Book Review of “Mute” by Raymond Luczak


AUTHOR: Raymond Luczak

ISBN: 978-0-9794208-6-3

PUBLISHER: A Midsummer Night’s Press


RATING: 4½ out of 5 stars


Silence is always a powerful statement, but even more so in the hands of Raymond Luczak, who demonstrates in his third collection what it’s like to navigate between the warring languages of confusion and clarity.

As a deaf gay man in the hearing world, he lends an unforgettable voice to his reality of ache and loss beyond the inadequate translation of sound.


“Mute” is a collection of 29 poems which convey the poet’s own experience of being a deaf gay man. Many of the poems deal with specific lovers the poet has known and lost, but the poems I enjoyed the most were those that gave me insight into living a life of perpetual silence. As a hearing individual, I was fascinated to catch a glimpse of what it is like to speak only through hand signals and body language, and to catch none of the inflection or innuendos conveyed in traditional speech.

My favorite poem in the collection was the first one, “How to Fall for a Deaf Man.” As the title suggests, the poem instructs the reader how to approach a deaf man for the first time, what to do (or not do) to attract his attention, and how to enter into a relationship with him when his deafness may seem daunting. The poem is very realistic, and leaves the reader a little more comfortable with the idea of speaking to someone who is deaf because it calls out prejudices and practices a hearing person may not realize are inherent in his thoughts:

“Do not ask him the sign for F**K.
He is tired of showing how. He wants
sincere attempts to talk.
Do not ask him to tutor you for free.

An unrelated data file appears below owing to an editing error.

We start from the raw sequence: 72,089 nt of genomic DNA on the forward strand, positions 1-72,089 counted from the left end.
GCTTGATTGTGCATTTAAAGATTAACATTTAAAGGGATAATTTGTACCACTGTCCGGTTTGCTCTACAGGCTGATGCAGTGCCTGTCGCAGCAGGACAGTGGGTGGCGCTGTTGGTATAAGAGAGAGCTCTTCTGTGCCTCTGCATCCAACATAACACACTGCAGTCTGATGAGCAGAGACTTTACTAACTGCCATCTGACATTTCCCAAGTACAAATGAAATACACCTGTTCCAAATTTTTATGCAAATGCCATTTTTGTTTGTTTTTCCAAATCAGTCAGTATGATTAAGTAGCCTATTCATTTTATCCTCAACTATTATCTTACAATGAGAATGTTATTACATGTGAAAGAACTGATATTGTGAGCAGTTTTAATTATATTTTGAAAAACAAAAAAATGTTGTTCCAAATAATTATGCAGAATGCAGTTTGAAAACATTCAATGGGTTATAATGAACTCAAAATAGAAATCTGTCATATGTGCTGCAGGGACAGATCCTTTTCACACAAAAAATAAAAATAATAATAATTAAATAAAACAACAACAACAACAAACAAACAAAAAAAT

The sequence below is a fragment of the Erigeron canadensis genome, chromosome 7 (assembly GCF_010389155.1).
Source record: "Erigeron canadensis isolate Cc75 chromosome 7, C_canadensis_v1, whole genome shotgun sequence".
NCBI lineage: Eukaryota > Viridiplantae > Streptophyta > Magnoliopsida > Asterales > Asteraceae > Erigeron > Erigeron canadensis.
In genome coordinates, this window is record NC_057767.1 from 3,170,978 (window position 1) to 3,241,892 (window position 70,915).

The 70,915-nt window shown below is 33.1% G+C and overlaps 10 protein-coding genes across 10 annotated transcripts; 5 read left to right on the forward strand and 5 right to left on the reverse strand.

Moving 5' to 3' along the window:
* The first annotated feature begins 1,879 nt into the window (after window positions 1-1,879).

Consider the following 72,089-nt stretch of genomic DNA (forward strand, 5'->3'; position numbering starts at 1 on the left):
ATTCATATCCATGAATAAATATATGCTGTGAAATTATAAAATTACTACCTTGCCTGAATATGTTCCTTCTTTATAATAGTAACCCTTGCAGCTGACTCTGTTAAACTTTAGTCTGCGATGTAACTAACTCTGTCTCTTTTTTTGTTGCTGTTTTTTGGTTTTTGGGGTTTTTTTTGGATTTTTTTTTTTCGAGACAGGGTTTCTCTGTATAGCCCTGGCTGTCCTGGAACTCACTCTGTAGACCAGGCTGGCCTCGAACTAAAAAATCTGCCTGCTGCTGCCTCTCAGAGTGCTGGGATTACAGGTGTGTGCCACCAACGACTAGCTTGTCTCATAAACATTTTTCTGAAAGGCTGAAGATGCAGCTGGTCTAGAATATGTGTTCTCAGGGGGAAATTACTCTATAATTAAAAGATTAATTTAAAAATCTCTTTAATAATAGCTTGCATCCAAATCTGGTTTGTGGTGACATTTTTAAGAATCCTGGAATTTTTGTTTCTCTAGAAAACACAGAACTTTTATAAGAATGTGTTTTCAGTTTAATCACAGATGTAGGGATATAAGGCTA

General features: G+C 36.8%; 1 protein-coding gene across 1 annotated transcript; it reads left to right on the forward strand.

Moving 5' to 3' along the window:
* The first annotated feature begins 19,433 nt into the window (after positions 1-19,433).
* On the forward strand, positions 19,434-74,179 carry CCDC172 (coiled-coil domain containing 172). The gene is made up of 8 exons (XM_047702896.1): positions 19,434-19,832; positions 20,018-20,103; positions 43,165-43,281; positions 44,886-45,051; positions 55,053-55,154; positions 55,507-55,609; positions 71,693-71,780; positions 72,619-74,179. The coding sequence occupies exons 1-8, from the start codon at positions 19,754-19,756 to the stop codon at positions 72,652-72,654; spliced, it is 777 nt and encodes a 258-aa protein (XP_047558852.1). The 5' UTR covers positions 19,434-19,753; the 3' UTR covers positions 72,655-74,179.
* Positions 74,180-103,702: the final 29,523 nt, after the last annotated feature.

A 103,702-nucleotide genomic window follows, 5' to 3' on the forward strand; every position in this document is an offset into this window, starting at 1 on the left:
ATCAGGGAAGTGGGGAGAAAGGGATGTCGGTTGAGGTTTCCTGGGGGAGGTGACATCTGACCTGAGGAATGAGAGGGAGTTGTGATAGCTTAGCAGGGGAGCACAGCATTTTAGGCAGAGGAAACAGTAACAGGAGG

He is not a teacher. He’s tired of teaching.


Try not to be bothered by his wary eyes.
You are just another one who says
he wants to learn, but never gets around to it.

Do not be startled by how
much eye contact he requires.
Do not be afraid of his face.”

While this is obviously a very personal poem, stemming from years of frustration over what the poet has come to expect from first meetings, most of the other poems in the collection are even more intimate. They deal with relationships the poet has been in, loves lost over time, or regrets and mournings for lovers no longer around. The poem, “Night Stroll in Washington, DC” showcases this intimacy, giving us a momentary glimpse into the lives of former lovers who meet after their relationship has cooled:

“I moved away with not a good-bye.
But this city keeps calling me back.


I no longer see your beaten face,
or the man whose body I stared at.

You’ve become a dull ache in my bones.
Years now pass like nights.”

Some of the poems are simply love poems, written as if for a current lover. Mr. Luzcak’s way with words is magical, weaving together images that bring the poetry alive to the reader. One example is in “The Loom,” which describes a tender scene of lovemaking:

“Your thick legs, warm,
braid in and out of mine
as our hands treadle words. Our bed
is a loom, our bodies the warp and woof”

I greatly enjoyed reading Mute. The poems were evocative and thought-provoking, and left me with a greater empathy for those who are deaf. I loved the way Mr. Luzcak took everyday moments of his life that would be extraordinary to the hearing reader ~ for example sign language, which has become such an integral part of who he is ~ and made those elements commonplace and natural through the flow of his words. After reading this, I am not only interested in uncovering the poet’s other collections, but also want to explore his other writing as well. These poems took me for a walk in his shoes, and I believe I’m a better person after the journey.